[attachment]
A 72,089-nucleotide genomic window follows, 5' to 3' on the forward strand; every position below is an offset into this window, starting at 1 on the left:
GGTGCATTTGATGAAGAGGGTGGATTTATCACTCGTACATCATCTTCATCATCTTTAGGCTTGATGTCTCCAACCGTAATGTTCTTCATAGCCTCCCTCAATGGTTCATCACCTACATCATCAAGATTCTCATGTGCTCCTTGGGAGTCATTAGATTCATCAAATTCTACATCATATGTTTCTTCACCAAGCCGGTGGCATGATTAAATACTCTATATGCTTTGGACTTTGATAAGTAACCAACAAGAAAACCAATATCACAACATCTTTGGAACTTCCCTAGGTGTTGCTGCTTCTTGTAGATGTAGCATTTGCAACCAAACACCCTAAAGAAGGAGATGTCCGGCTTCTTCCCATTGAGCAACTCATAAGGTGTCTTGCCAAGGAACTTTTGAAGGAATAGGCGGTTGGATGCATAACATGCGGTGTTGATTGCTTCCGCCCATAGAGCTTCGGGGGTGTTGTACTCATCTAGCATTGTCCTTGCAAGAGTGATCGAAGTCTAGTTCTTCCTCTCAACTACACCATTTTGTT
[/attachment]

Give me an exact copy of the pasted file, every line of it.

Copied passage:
A 72,089-nucleotide genomic window follows, 5' to 3' on the forward strand; every position below is an offset into this window, starting at 1 on the left:
GGTGCATTTGATGAAGAGGGTGGATTTATCACTCGTACATCATCTTCATCATCTTTAGGCTTGATGTCTCCAACCGTAATGTTCTTCATAGCCTCCCTCAATGGTTCATCACCTACATCATCAAGATTCTCATGTGCTCCTTGGGAGTCATTAGATTCATCAAATTCTACATCATATGTTTCTTCACCAAGCCGGTGGCATGATTAAATACTCTATATGCTTTGGACTTTGATAAGTAACCAACAAGAAAACCAATATCACAACATCTTTGGAACTTCCCTAGGTGTTGCTGCTTCTTGTAGATGTAGCATTTGCAACCAAACACCCTAAAGAAGGAGATGTCCGGCTTCTTCCCATTGAGCAACTCATAAGGTGTCTTGCCAAGGAACTTTTGAAGGAATAGGCGGTTGGATGCATAACATGCGGTGTTGATTGCTTCCGCCCATAGAGCTTCGGGGGTGTTGTACTCATCTAGCATTGTCCTTGCAAGAGTGATCGAAGTCTAGTTCTTCCTCTCAACTACACCATTTTGTT